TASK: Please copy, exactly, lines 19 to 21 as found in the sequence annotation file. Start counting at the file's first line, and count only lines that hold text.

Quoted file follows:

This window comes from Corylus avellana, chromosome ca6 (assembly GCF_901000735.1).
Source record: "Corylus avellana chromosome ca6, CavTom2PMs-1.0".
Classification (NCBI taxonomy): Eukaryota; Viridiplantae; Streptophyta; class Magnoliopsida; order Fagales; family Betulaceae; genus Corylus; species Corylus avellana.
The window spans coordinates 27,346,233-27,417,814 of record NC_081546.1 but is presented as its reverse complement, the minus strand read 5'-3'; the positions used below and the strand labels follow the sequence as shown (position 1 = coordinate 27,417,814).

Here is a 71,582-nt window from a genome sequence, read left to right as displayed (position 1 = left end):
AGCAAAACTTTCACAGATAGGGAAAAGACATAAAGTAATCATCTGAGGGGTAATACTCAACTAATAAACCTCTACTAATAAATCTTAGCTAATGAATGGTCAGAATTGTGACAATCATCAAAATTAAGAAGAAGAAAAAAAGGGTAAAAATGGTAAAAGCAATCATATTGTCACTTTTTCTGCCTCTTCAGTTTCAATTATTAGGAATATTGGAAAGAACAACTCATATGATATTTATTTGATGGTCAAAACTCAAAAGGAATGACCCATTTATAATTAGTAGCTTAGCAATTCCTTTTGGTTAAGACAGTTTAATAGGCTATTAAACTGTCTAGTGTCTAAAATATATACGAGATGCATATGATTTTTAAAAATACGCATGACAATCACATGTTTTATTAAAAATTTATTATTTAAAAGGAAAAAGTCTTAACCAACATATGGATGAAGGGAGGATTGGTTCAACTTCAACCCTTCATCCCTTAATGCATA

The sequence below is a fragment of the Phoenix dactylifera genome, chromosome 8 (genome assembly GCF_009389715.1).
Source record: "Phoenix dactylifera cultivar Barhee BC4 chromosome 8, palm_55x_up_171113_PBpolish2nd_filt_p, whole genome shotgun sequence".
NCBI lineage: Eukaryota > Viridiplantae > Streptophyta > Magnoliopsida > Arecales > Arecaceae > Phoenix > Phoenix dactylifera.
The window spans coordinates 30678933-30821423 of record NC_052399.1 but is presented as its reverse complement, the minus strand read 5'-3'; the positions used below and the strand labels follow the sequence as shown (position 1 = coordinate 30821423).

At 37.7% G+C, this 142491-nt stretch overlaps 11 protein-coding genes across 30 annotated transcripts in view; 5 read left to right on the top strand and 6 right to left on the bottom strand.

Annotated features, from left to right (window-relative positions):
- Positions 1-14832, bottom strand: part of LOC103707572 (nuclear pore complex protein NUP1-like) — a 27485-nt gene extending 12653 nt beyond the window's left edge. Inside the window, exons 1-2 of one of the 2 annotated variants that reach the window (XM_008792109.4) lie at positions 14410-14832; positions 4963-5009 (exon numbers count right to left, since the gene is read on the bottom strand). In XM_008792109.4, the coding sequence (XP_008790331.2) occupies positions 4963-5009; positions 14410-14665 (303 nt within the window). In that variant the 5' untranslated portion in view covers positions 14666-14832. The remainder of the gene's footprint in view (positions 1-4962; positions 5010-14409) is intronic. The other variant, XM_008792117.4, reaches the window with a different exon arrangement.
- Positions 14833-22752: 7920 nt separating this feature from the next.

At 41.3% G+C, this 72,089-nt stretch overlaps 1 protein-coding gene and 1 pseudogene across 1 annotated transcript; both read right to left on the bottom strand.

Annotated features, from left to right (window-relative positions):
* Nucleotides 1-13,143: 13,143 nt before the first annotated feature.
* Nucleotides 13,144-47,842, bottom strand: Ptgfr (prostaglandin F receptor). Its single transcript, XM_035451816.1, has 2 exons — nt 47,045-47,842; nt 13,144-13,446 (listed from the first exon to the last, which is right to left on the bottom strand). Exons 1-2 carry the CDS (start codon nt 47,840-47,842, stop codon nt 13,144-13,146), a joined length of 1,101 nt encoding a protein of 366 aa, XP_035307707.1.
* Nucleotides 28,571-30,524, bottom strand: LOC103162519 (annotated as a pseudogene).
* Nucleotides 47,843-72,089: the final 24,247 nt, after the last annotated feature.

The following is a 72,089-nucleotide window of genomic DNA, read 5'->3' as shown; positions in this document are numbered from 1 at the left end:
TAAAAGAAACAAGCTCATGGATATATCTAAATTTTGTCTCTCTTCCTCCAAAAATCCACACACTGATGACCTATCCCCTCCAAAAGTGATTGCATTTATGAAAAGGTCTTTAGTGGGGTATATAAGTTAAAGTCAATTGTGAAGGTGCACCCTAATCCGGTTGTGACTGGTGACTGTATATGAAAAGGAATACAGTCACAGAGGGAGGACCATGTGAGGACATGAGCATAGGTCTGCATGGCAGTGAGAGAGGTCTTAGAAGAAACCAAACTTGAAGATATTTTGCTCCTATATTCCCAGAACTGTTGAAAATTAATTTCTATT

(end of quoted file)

* Nucleotides 28,571-30,524, bottom strand: LOC103162519 (annotated as a pseudogene).
* Nucleotides 47,843-72,089: the final 24,247 nt, after the last annotated feature.

The following is a 72,089-nucleotide window of genomic DNA, read 5'->3' as shown; positions in this document are numbered from 1 at the left end: